How to select a good cable for your computer:
Because the ever changing environment of the computer systems, you may need to upgrade your computer or integrate it with another system. And you bought the component and found out it wouldn't fit. For instance, you may have bought a motherboard but then the power supply that came with case is not compatible. Or you have a power supply that only has one hard disk connector but you have more than one drive. Or you bought an older version power supply for quite a few dollars and you still want to use it with the new system. Then you don't have to throw away your old components or buy a new one, you can just buy a cable to make it work. But there are so many different types of cables and some are expensive, some are dirty cheap, how do you know if the cable has good quality or not?
Don't Save A few dollars and damage your computer or make it not work but difficult to troubleshoot because of a cable's malfunction.
Here are some tips for you when selecting a cable, these are the qualities you need to know:
A good cable should have thick cable, approx. 16 - 18 AWG. According to AWG (American Wire Gauge) standard, the higher the gauge number, the thinner the wire.
Thicker wire carries more current because it has less electrical resistance over a given length, thicker wire is better. A lower AWG equates to larger wires. Larger wires have lower impedance (hence, less power loss, less heat). Most high end power supplies use 16-18 AWG wires. A wrong size conversion or extension cable will degrade your system performance and cause intermittent problems leading to downtime. A poor wire uses a thinner wire usually 20 - 22AWG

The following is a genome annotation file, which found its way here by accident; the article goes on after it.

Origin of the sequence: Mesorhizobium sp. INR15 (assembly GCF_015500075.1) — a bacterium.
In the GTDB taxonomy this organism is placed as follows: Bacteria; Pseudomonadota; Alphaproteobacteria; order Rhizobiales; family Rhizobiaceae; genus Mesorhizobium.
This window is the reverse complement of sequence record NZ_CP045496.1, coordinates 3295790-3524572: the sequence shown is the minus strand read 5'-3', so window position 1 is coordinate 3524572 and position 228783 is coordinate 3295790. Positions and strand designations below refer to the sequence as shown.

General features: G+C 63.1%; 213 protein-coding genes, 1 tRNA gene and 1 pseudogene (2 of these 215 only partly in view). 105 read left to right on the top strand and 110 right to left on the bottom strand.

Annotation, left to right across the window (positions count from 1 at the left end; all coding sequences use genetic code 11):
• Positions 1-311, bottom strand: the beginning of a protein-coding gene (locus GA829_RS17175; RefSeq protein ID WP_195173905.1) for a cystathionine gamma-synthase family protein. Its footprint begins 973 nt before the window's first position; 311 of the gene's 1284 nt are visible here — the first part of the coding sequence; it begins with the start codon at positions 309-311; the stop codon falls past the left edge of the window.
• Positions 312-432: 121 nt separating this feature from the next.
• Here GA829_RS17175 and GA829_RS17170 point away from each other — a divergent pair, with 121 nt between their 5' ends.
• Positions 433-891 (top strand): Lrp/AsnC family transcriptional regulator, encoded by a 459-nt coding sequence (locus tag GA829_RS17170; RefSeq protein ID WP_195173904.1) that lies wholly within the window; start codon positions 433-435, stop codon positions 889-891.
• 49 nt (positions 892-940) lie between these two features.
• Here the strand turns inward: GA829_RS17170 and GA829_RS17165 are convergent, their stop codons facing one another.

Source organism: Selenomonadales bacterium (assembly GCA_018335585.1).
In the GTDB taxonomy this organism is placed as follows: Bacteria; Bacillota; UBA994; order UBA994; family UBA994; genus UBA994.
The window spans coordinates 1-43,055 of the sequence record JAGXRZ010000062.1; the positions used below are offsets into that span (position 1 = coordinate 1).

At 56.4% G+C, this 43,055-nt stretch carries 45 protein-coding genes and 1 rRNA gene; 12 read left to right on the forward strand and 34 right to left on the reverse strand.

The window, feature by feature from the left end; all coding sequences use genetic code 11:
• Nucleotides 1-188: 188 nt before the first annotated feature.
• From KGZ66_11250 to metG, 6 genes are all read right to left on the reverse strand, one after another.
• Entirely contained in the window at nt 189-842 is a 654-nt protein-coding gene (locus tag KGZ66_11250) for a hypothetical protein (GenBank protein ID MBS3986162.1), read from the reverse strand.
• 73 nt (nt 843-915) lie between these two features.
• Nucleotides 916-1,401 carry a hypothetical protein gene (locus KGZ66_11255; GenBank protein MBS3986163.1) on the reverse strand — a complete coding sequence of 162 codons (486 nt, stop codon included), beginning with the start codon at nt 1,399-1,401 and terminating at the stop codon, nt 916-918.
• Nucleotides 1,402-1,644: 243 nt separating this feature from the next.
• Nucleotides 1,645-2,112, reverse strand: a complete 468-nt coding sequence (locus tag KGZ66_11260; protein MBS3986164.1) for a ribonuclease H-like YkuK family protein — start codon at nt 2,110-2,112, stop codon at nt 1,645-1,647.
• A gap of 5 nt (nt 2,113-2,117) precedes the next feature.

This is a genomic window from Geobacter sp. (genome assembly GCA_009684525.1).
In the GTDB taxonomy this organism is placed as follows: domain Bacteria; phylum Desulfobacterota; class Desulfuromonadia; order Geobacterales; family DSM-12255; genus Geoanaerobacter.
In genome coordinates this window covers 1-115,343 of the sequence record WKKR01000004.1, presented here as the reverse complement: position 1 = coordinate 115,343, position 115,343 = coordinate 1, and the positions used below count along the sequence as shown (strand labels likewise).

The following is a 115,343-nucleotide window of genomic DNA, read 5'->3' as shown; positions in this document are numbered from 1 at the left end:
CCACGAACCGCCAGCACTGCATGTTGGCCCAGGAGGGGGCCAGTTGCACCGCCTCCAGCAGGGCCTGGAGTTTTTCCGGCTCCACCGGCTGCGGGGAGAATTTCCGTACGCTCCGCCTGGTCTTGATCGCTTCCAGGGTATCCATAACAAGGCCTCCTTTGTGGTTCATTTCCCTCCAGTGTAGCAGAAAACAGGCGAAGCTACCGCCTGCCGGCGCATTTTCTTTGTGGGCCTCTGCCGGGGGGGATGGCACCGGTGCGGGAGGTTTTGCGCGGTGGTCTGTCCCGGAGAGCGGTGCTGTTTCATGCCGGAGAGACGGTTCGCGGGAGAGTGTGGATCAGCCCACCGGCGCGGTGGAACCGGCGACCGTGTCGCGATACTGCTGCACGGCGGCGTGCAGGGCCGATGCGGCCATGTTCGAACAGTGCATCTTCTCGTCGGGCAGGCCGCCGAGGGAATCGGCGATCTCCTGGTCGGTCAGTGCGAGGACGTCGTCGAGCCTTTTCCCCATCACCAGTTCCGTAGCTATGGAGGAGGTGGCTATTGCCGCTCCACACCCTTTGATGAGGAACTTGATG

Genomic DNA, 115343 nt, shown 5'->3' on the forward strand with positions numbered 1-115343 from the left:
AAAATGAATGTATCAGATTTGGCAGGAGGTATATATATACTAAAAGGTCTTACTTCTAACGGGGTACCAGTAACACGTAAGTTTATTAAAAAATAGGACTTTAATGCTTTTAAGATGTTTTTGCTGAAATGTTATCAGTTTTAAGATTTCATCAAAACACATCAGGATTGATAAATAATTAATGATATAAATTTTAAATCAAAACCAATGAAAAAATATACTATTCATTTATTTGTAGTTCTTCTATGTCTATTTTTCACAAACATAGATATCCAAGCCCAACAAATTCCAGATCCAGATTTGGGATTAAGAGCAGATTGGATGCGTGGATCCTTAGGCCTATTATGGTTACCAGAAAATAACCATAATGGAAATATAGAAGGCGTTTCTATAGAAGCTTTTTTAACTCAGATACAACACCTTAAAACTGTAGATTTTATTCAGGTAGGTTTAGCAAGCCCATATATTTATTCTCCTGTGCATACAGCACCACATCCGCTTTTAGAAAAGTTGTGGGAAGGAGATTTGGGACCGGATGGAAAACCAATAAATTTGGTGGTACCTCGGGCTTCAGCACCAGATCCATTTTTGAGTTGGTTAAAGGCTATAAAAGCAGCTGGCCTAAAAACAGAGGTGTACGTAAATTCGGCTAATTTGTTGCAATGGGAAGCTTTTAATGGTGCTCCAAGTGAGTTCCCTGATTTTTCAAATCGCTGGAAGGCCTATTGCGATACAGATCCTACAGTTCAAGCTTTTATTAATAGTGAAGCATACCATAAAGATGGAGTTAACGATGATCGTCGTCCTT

A good cable should be made of virgin copper with Lower impedance, feel soft and easy to bend. A poor cable usually use recycled copper that has high impedance and it feels brittle. Recycled copper is recovered from burnt wires and metal debris with a high percentage of impurities. The impedance is high and the wires are stiff and fragile. Most wires used in power supplies are stranded with 10-20 very thin wires. Stiff and thin wires are fragile and vulnerable. Even normal handling may break quite a few, leaving even less already thin working wires. That’s why inferior conversion or extension cables create more trouble than they solve.
A good jacket should be made of high grade PVC, it's elastic and should be fire retardant, the jacket feels firm. While a poor jacket is recycled and made of low grade PVC and it feels hard. The high temperature environment inside a computer’s chassis is harsh on PVC material. A recycled or low grade plastic jacket will harden quickly then crack and cause a potential short circuit or leakage problem.
Pin and receptacle material
A good pin and receptacle should be made of phosphor copper with good contact. A poor cable is made of plain copper or malleable alloy, with poor contact. Phosphor copper pin and mating receptacles provide elasticity and better connections than plain copper or alloy materials-- which lose grabbing force after repeated use. Poor contact will increase impedance and loss at the connector. Problems which are very difficult to identify and resolve.